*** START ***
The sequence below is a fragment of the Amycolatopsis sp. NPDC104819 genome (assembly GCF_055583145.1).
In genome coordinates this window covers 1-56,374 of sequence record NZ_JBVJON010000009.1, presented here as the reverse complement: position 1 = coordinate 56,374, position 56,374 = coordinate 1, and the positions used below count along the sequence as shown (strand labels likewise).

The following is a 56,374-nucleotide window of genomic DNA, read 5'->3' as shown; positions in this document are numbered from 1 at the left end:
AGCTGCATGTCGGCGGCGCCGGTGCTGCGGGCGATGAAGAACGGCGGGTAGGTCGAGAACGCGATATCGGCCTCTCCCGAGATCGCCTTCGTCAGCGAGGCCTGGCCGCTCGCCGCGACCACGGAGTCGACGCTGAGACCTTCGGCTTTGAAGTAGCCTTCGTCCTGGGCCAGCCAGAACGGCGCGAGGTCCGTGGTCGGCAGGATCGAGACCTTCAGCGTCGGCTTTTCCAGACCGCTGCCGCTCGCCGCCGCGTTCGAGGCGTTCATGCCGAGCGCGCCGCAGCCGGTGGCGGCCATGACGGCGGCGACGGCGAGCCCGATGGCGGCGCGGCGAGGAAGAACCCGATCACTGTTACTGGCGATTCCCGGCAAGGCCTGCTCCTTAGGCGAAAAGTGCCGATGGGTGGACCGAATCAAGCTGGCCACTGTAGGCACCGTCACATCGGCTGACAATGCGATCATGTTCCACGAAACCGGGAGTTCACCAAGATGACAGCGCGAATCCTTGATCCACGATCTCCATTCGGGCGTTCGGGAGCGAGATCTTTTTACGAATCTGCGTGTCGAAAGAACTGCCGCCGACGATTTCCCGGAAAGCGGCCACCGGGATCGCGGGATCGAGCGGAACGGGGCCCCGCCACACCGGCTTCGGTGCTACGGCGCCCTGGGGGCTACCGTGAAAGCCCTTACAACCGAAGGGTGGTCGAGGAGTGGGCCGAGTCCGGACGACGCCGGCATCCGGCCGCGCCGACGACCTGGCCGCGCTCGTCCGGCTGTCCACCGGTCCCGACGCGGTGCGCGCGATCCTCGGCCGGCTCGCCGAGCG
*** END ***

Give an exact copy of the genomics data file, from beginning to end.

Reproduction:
The sequence below is a fragment of the Amycolatopsis sp. NPDC104819 genome (assembly GCF_055583145.1).
In genome coordinates this window covers 1-56,374 of sequence record NZ_JBVJON010000009.1, presented here as the reverse complement: position 1 = coordinate 56,374, position 56,374 = coordinate 1, and the positions used below count along the sequence as shown (strand labels likewise).

The following is a 56,374-nucleotide window of genomic DNA, read 5'->3' as shown; positions in this document are numbered from 1 at the left end:
AGCTGCATGTCGGCGGCGCCGGTGCTGCGGGCGATGAAGAACGGCGGGTAGGTCGAGAACGCGATATCGGCCTCTCCCGAGATCGCCTTCGTCAGCGAGGCCTGGCCGCTCGCCGCGACCACGGAGTCGACGCTGAGACCTTCGGCTTTGAAGTAGCCTTCGTCCTGGGCCAGCCAGAACGGCGCGAGGTCCGTGGTCGGCAGGATCGAGACCTTCAGCGTCGGCTTTTCCAGACCGCTGCCGCTCGCCGCCGCGTTCGAGGCGTTCATGCCGAGCGCGCCGCAGCCGGTGGCGGCCATGACGGCGGCGACGGCGAGCCCGATGGCGGCGCGGCGAGGAAGAACCCGATCACTGTTACTGGCGATTCCCGGCAAGGCCTGCTCCTTAGGCGAAAAGTGCCGATGGGTGGACCGAATCAAGCTGGCCACTGTAGGCACCGTCACATCGGCTGACAATGCGATCATGTTCCACGAAACCGGGAGTTCACCAAGATGACAGCGCGAATCCTTGATCCACGATCTCCATTCGGGCGTTCGGGAGCGAGATCTTTTTACGAATCTGCGTGTCGAAAGAACTGCCGCCGACGATTTCCCGGAAAGCGGCCACCGGGATCGCGGGATCGAGCGGAACGGGGCCCCGCCACACCGGCTTCGGTGCTACGGCGCCCTGGGGGCTACCGTGAAAGCCCTTACAACCGAAGGGTGGTCGAGGAGTGGGCCGAGTCCGGACGACGCCGGCATCCGGCCGCGCCGACGACCTGGCCGCGCTCGTCCGGCTGTCCACCGGTCCCGACGCGGTGCGCGCGATCCTCGGCCGGCTCGCCGAGCG